Temporal Bin Packing with Half-Capacity Jobs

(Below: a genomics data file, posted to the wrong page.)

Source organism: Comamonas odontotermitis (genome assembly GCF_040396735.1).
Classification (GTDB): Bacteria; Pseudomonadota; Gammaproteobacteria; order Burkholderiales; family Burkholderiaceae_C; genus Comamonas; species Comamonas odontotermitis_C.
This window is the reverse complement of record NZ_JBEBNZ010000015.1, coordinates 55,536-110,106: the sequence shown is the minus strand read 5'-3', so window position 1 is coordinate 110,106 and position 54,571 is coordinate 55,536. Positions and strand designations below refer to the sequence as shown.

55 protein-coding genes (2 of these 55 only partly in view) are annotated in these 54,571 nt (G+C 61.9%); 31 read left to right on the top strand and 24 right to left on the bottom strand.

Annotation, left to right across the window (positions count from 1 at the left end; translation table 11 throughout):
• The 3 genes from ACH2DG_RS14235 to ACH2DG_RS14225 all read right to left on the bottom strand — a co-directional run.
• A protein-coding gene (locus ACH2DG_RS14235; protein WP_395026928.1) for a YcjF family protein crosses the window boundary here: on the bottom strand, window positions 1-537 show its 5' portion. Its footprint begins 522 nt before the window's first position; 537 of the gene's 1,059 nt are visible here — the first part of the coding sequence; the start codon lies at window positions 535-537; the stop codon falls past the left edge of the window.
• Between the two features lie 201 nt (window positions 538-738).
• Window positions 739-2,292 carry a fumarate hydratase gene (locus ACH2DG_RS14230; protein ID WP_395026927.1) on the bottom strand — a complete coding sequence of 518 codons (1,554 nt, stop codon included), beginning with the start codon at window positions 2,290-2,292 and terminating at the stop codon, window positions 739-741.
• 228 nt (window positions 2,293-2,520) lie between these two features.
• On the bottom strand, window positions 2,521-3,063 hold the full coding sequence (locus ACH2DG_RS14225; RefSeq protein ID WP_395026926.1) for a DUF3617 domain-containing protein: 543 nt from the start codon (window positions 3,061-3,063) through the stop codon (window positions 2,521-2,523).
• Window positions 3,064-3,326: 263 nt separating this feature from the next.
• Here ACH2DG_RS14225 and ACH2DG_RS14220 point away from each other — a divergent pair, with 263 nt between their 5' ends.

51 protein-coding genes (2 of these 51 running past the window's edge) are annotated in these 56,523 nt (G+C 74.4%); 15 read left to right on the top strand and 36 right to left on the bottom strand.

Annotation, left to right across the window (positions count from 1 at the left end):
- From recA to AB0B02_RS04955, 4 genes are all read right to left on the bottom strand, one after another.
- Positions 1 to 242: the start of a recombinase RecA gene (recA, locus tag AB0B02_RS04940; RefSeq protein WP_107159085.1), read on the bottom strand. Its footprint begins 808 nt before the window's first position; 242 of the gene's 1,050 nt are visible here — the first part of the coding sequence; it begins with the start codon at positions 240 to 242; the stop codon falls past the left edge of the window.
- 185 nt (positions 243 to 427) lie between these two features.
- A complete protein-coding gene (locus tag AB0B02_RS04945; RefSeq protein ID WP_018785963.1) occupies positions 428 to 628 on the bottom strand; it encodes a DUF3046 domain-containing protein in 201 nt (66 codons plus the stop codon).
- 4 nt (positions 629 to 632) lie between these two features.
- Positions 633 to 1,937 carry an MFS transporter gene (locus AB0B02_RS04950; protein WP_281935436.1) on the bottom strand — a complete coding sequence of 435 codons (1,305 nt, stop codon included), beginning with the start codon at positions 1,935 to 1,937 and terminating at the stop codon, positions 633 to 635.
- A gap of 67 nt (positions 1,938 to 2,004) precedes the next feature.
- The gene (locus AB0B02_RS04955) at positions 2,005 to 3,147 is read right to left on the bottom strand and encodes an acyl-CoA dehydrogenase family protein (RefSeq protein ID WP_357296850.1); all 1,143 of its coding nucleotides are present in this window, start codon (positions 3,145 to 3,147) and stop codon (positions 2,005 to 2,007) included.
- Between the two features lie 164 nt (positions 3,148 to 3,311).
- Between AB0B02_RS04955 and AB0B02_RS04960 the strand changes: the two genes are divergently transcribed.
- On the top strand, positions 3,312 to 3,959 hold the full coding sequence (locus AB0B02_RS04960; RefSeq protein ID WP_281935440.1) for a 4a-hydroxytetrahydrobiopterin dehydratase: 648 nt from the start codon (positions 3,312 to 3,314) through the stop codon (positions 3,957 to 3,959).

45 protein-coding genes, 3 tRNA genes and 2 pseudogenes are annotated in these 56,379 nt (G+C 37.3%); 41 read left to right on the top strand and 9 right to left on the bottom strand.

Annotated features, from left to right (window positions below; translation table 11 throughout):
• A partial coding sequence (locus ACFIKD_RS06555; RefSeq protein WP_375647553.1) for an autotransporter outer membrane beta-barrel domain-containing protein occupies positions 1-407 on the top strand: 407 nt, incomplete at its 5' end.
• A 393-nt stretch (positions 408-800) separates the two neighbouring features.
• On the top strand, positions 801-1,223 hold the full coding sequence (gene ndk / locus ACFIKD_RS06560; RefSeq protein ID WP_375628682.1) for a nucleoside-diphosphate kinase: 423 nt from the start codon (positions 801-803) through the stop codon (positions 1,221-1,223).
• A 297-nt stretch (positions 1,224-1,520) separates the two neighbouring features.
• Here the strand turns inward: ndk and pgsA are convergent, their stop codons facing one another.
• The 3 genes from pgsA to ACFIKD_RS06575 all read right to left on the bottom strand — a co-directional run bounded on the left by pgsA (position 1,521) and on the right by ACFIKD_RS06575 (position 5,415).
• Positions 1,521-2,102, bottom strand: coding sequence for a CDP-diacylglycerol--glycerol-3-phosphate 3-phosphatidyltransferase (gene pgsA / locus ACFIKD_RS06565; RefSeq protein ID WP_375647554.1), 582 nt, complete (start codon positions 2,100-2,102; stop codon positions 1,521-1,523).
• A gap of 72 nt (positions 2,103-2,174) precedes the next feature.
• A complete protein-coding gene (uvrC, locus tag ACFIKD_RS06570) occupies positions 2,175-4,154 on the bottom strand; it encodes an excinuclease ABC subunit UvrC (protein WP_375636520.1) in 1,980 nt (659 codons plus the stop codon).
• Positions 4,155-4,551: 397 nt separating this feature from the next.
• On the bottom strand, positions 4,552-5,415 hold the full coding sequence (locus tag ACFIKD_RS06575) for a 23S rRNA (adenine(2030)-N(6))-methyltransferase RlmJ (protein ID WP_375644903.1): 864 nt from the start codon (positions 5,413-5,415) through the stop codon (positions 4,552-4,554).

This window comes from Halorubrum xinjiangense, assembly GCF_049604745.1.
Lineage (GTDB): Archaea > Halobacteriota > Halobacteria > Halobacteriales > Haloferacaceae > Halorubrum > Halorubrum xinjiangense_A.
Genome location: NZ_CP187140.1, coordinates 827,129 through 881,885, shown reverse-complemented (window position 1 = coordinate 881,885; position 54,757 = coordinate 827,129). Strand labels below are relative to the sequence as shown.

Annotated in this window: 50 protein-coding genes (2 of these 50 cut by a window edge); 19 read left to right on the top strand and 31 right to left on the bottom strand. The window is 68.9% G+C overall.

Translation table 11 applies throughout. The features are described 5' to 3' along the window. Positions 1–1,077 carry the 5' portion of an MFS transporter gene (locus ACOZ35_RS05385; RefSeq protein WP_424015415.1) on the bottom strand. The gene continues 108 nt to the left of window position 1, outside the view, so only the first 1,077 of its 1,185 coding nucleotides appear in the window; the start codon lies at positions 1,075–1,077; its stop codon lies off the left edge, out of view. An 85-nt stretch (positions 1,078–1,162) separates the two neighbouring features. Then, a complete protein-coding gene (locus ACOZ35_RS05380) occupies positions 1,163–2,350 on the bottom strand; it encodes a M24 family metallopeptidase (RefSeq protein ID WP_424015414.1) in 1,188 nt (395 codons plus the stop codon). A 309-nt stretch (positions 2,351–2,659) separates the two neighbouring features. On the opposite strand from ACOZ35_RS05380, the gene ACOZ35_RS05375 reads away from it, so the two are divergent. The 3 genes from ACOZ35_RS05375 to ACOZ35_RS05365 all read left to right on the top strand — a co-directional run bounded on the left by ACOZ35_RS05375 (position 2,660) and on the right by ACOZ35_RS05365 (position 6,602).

Motivated by applications in cloud computing, we study a temporal bin packing problem with jobs that occupy half of a bin's capacity. An instance is given by a set of jobs, each with a start and end time during which it must be processed, i.e., assigned to a bin. A bin can accommodate two jobs simultaneously, and the objective is an assignment that minimizes the time-averaged number of open or active bins over the horizon; this problem is known to be NP-Hard. We demonstrate that a well-known "static" lower bound may have a significant gap even in relatively simple instances, which motivates us to introduce a novel combinatorial lower bound and an integer programming (IP) formulation, both based on an interpretation of the model as a series of connected matching problems. We theoretically compare the static bound, the new matching-based bounds, and various linear programming bounds. We perform a computational study using both synthetic and application-based instances, and show that our bounds offer significant improvement over existing methods, particularly for sparse instances.



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